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Brasov is a city in the Transylvania region of Romania, surrounded by the Carpathian Mountains. It is the 7th most populous city in Romania, and is just a 2-3 hour journey from the countries capital city Bucharest, making it perfect for a short detour. There’s easily enough to keep you busy in Brasov for a couple of days, including a colourful Old Town, interesting churches, mountain top walks, and plenty of food!
Here’s how to spend 2 days in Brasov Romania…
Top Things to do in Brasov Romania:
Take a Free Walking Tour
My first piece of advice for visiting a new city or town is to always take a free walking tour on your first day. This way you’ll be able to learn about the city whilst getting your bearings and finding out where all the main attractions are. Then you’ll be able to spend the next couple of days exploring in more depth on your own.
Walkabout Free Tour offers a free and informative tour of Brasov every day at 6pm, with the meeting point being the water fountain in Council Square.
The tour takes you to The Black Church, Council Square, Rope Street, St. Nicholas Church, The Citadel’s Walls, Schei Quarter and Ecaterina’s Gate, covering the majority of Brasov’s main sights.
Explore the Colourful Streets of Old Town
If an organised tour isn’t for you, Brasov is an easy city to navigate alone. Start at Piața Sfatului, or Council Square, which is located in the historical centre of Brasov. The square is surrounded by many colourful baroque buildings and is now home to the Brasov County history museum (which was once the town hall), as well as several restaurants with pretty outdoor terraces. With its central location, it’s the perfect place to start your exploration of Old Town.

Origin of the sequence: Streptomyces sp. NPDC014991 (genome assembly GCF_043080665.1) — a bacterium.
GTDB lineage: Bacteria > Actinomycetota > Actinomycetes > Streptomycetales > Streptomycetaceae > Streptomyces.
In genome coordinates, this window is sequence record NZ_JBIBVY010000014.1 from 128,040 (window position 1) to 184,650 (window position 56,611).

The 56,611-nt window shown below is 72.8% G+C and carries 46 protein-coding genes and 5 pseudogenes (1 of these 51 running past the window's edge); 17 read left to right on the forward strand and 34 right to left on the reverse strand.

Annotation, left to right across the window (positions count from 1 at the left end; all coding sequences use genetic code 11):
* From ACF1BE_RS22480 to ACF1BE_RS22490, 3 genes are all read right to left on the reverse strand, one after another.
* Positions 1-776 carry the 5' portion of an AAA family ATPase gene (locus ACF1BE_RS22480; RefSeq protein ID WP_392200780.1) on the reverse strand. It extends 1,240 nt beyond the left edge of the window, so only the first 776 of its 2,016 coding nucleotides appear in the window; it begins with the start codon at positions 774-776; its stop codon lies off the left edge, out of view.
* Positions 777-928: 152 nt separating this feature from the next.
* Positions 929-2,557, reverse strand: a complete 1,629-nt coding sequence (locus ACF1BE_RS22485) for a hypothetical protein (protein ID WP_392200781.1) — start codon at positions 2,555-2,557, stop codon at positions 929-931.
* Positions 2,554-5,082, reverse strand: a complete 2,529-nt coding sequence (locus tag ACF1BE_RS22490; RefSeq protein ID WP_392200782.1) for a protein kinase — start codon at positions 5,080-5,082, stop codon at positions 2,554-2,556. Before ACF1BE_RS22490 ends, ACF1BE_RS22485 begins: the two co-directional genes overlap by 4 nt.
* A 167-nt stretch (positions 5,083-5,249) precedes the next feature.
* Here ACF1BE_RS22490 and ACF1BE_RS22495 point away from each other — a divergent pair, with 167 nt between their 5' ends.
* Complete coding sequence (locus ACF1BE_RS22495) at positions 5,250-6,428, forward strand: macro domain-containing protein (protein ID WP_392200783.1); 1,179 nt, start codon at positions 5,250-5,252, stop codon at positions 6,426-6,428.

Then, turn off of Council Square and wander down Strada Republicii, a vibrant and colourful street lined with restaurants and shops, which ends on Bulevardul Eroilor, home to the impressive State Government Office.
Visit The Black Church for an Organ Recital
The Black Church stands on the very corner of Council Square. It’s dark and imposing exterior is a stark contrast to the more colourful facades of the rest of the square. The church gained its name in 1689 when a fire partially destroyed the town and charred the walls of the church. From June to September the church holds organ concerts every Tuesday at 18:00, a great chance to experience the Gothic Church its full glory.
Walk Down The 3rd Narrowest Street in Europe
Strada Sforii, or Rope Street, is the third narrowest street in Europe, measuring a mere 111cm wide at its narrowest. The street was built in the 15th century for firefighters to pass between the two major parts of the city. At one end, you can also visit the Rope Street Museum to learn the untold stories of Brasov.
Visit St. Nicholas’ Church and the First Romanian School
Take in the gothic-baroque style Romanian Orthodox church of St. Nicholas, located in the historic Șchei district. The Church was established in 1292 but was first built in stone by the locals in 1495. Whilst on its grounds, you will find the First Romanian School which was also erected in 1495 (then re-built in 1597).